4. Don’t get frustrated when your progress plateaus. I’m pretty sure there’s not a human being alive who’s lost weight in a healthy way without hitting the occasional slowdown or plateau. I’m also pretty sure there’s no one in the world who’s tried to pay off $90,000 in credit-card debt who hasn’t had months where they were able to pay just the minimums. That’s OK. Don’t beat yourself up. Just keep doing what you need to do, and your progress will show again soon.
5. Check your progress regularly and assess what’s working. In Weight Watchers, members who are in the “losing process” are asked to weigh in each week. This, combined with the tracking system I mentioned earlier, gives you feedback on what’s working and what’s not. If the scale moves the direction you want, then the choices you made were probably pretty OK ones. If the scale doesn’t move the right way, then you can look back over your tracked food, drink and exercise, and see where you can make a change. The same goes for your finances and your budget. I don’t know how many people I know who’ve set up gorgeous works of art and called them a budget. But these same people – myself included – are often guilty of not revisiting them and seeing what works and what doesn’t. Check yourself. See what’s working, and CHANGE anything that’s not!
5 things I learned while paying down debt that will help me “re-lose” 20 lbs.
1. Don’t overcomplicate it. I am a famous overthinker. Until recently, I had spreadsheets for my spreadsheets when it came to debt reduction, and I was trying 10 different approaches at once. When I narrowed my focus, followed the You Vs. Debt course and didn’t try to throw in 50 other tips, I was successful. Same for weight loss and fitness. I’m struggling now because I want to do too many different things – Weight Watchers, juice fasts, 4-Hour Body… it all sounds great to me, but I’ve got to pick an approach. I’m also not going to be able to realistically schedule the gym AND regular tae kwon do workouts AND sessions with a trainer AND long hikes AND Nerd Fitness. So I’ll pick what seems most manageable and focus on those.
2. Set up specific, tangible “Very Next Steps.” This is a total You Vs. Debt thing. When you have more than your year’s income in debt staring you in the face, the old advice of “pay off your smallest debt first” doesn’t really get you psyched up. If you’ve got 100 or 50 or even 20 pounds to lose, it’s not really very motivating to say, “OK, that’ll be great when I reach that goal.” You need to pick what Baker calls your Very Next Step. Is it to track what you eat for a week? To exercise 3 times? To lose the first 5 pounds? When you reach that, set the next one. Then the next.
3. Don’t be overly restrictive. Ohh, I’m so bad at this. While paying off debt, we’ve gone through phases where we eat cheap hot dogs and don’t buy anything – ever. We use up the little toothpaste samples from the dentist rather than buying Colgate. That sort of thing. And you know what? These periods of “starvation” almost always result in a binge later on. The same goes for food. I’m not someone who’s going to succeed in long-term habit change by saying I’ll never eat a potato chip or a french fry again. I know that about myself. So, while I’m certainly going to limit those things, I’m not going to restrict myself in ways that aren’t sustainable.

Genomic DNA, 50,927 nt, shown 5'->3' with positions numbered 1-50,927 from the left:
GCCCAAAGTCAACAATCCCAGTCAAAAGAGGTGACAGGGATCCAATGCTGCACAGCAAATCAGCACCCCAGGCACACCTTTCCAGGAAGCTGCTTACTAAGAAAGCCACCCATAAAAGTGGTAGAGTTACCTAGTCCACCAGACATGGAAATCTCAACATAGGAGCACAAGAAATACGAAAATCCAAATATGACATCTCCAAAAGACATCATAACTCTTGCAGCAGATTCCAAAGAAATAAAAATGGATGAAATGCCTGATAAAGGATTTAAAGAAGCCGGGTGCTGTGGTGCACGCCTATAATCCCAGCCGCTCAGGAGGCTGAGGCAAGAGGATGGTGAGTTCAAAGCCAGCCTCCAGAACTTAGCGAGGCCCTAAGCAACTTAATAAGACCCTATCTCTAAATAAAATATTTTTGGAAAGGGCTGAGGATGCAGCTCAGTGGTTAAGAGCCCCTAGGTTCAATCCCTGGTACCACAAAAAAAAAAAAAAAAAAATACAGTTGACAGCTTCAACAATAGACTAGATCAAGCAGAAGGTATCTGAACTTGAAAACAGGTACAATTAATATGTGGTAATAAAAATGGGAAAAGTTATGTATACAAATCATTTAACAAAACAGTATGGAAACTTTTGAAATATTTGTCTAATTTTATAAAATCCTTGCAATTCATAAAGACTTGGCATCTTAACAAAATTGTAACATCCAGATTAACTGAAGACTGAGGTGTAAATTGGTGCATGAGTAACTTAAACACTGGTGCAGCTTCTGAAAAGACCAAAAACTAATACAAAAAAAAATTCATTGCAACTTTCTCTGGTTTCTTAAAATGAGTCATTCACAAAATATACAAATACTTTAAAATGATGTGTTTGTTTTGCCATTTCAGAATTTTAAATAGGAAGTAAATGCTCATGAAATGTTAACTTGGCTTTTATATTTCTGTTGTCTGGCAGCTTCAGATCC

4. Remember that it’s a marathon, not a sprint. Getting out of debt takes a while, and so does losing weight. If you take your time and do it RIGHT, you’ll make it to the finish line. If you try to rush – like, say, dumping a ton of money on paying off a credit card, but having no emergency savings – you’re only going to hit a setback later. The same goes with weight loss. I could lose 10 pounds this week, but that wouldn’t set me up with good habits for long-term change. So I need to commit to building good habits the right way.
5. It never ends. That sounds depressing, doesn’t it? But I realize that right now, I’m aiming for this really specific goal of having $90,000 in credit-card debt paid off. Great – but that’s where the real challenge begins; I need to live a life in which I won’t ever carry consumer debt again! I was slow to realize that about weight loss. I hit my weight goal, and I “sort of” maintained, but it wasn’t until recently that it really clicked – this is a forever thing. I’m ALWAYS going to have to work at this. Maybe not as hard at some points, but the fact is, there’s no rest for the pear-shaped!
So what’s next?
Much like with my debt, I’m going to put it all out there for you guys. You get to hold my feet to the fire! My “big goal” is to be down to 125 pounds and less than 20% body fat by the time I take my black-belt test in tae kwon do, in about another year.
My first step regarding my diet is to track what I eat this week and for the following three weeks using Weight Watchers’ system, and to stay within what they recommend for me as a daily target.
My first step regarding my activity level is to go to tae kwon do class at least 3 hours a week for the next month (if not more!) and to get to the gym at least once a week for an hour, preferably twice.
Can I do it? I think so – and the habits that are helping propel me out of debt will help me get there (and vice versa)!
Do you feel like there are parallels between your “money life” and other areas of your life?
What habits or skills have helped you tackle both issues?
Would love to know what you think!